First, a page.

A school I once worked at liked to begin each week with a teachers’ meeting. Nothing unusual about that. It happens in a lot of places. But I became the head teacher at the school and one of my extra responsibilities was to lead this meeting. The meeting lasted two hours despite the fact that we rarely had more than half an hour’s worth of useful stuff to discuss. Nobody wanted a two-hour meeting except for the school’s owner. And even he didn’t really seem to know why he wanted it. I suggested a few times that we could perhaps cut it to an hour, but was told that it would be impossible because what if we needed more than an hour?
‘Well, then we could extend the meeting on those days.’
My boss wasn’t having any of it. ‘Two hours is best,’ he said.
‘Okay,’ I said, ‘but if we don’t have things to discuss for two hours can I finish the meeting early?’
My boss thought for a moment and said that finishing early would be difficult.
‘I know, but we don’t always need two hours, so if we finish early then teachers can get on with other things like preparing lessons.’
‘But maybe we will need two hours so we must schedule two hours.’
‘Yes, I know,’ I said, trying to resist the urge to administer a swift punch to the nose, ‘we can still schedule two hours, but if we don’t need two hours we can just finish the meeting early that week.’
‘It is very difficult,’ said my boss.
‘Is it?’ I asked.
‘Yes,’ he said. ‘If we don’t have two hours, maybe the teachers think the meeting is not for two hours.’
I realized if this went on much longer I might just sit down and start to cry. Instead. I left the discussions muttering unhealthy things.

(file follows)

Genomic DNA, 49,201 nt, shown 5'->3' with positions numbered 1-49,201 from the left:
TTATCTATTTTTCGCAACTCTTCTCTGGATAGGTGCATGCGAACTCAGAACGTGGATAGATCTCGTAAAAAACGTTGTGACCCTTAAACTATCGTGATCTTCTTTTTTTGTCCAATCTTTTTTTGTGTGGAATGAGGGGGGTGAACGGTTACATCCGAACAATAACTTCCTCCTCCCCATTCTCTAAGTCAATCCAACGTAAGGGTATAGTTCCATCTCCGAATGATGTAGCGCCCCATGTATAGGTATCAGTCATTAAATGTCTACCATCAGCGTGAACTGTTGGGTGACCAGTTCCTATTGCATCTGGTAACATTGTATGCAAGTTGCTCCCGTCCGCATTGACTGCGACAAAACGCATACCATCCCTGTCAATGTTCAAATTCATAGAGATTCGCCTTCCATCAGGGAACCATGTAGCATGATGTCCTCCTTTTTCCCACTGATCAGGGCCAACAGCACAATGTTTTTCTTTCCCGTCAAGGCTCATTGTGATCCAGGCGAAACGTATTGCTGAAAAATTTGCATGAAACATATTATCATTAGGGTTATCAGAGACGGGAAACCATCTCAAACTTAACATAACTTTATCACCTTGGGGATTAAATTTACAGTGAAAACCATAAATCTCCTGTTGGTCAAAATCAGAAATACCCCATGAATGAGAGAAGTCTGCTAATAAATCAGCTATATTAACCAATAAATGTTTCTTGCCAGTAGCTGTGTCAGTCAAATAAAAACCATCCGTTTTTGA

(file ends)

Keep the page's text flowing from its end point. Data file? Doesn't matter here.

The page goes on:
My boss had at least been listening. Rather than shorten the meeting, however, he came up with things that would fill the time. One of these was the weekly round-up. Each meeting was to begin with a quick hello from all the staff followed by an account of what they had got up to at the weekend. I think it was supposed to be a group bonding sort of thing. It did unite the teachers in the opinion that the meeting was a complete waste of time but did little else for group harmony. The only person that seemed to like it was the Christian teacher as it offered him an opportunity to spread the word about his faith.
Donald was his name and he was as God-fearing, a pray-for-your-heathen-soul Christian as you could ever meet. He used the meeting to tell us about what a great lesson he had heard at church. As a non-church goer I didn’t really get this. I assume he’d read the Bible. Didn’t he already know all the lessons? Perhaps church services were like rock concerts where it doesn’t matter that you’ve already heard the songs; you want to hear them again, performed by the masters! Perhaps Donald would nudge his little Christian friend when the minister started speaking and whisper, ‘Yes! Deuteronomy 6! I love this one!’ Anyway, the long and short of it was that we were subjected to a brief bit of unrequested preaching each Monday morning.
The rest of us basically thought that the weekly round-up amounted to having to confess what we’d got up to at the weekend, and as nobody was likely to say in front of our boss, ‘I got absolutely rat-arsed and tried to shag some bird in a karaoke box’ we just made up pathetic titbits of information. ‘I cooked a nice meal’ one would say. ‘Great,’ the next would reply with a conspiratorial, sarcastic smirk, ‘I got a pleasant e-mail from an old friend.’ When Yuki the office assistant was reduced to saying that buying a new toothbrush was the highlight of her weekend, I looked at my boss, hoping to see some recognition that this was utterly, utterly pointless. He was smiling. Less so, when the next teacher announced with great cheerfulness that she had found a new job.